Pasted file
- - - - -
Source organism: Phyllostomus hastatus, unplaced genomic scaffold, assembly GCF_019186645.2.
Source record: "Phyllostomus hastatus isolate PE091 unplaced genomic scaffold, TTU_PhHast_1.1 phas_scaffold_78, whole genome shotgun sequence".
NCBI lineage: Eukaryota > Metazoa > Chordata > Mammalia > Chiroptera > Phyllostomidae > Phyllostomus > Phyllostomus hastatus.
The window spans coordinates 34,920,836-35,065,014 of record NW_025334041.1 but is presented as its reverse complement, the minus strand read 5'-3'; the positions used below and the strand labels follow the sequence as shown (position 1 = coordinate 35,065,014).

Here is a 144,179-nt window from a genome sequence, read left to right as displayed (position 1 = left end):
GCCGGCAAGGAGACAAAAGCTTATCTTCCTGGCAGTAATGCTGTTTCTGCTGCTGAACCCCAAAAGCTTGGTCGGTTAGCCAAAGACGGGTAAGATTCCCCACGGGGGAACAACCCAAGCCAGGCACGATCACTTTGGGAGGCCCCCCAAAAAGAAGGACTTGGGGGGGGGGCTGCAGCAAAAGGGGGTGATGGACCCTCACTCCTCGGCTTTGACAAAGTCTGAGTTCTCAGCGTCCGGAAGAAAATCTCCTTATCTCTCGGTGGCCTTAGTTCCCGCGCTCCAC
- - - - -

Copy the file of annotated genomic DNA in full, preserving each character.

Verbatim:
Source organism: Phyllostomus hastatus, unplaced genomic scaffold, assembly GCF_019186645.2.
Source record: "Phyllostomus hastatus isolate PE091 unplaced genomic scaffold, TTU_PhHast_1.1 phas_scaffold_78, whole genome shotgun sequence".
NCBI lineage: Eukaryota > Metazoa > Chordata > Mammalia > Chiroptera > Phyllostomidae > Phyllostomus > Phyllostomus hastatus.
The window spans coordinates 34,920,836-35,065,014 of record NW_025334041.1 but is presented as its reverse complement, the minus strand read 5'-3'; the positions used below and the strand labels follow the sequence as shown (position 1 = coordinate 35,065,014).

Here is a 144,179-nt window from a genome sequence, read left to right as displayed (position 1 = left end):
GCCGGCAAGGAGACAAAAGCTTATCTTCCTGGCAGTAATGCTGTTTCTGCTGCTGAACCCCAAAAGCTTGGTCGGTTAGCCAAAGACGGGTAAGATTCCCCACGGGGGAACAACCCAAGCCAGGCACGATCACTTTGGGAGGCCCCCCAAAAAGAAGGACTTGGGGGGGGGGCTGCAGCAAAAGGGGGTGATGGACCCTCACTCCTCGGCTTTGACAAAGTCTGAGTTCTCAGCGTCCGGAAGAAAATCTCCTTATCTCTCGGTGGCCTTAGTTCCCGCGCTCCAC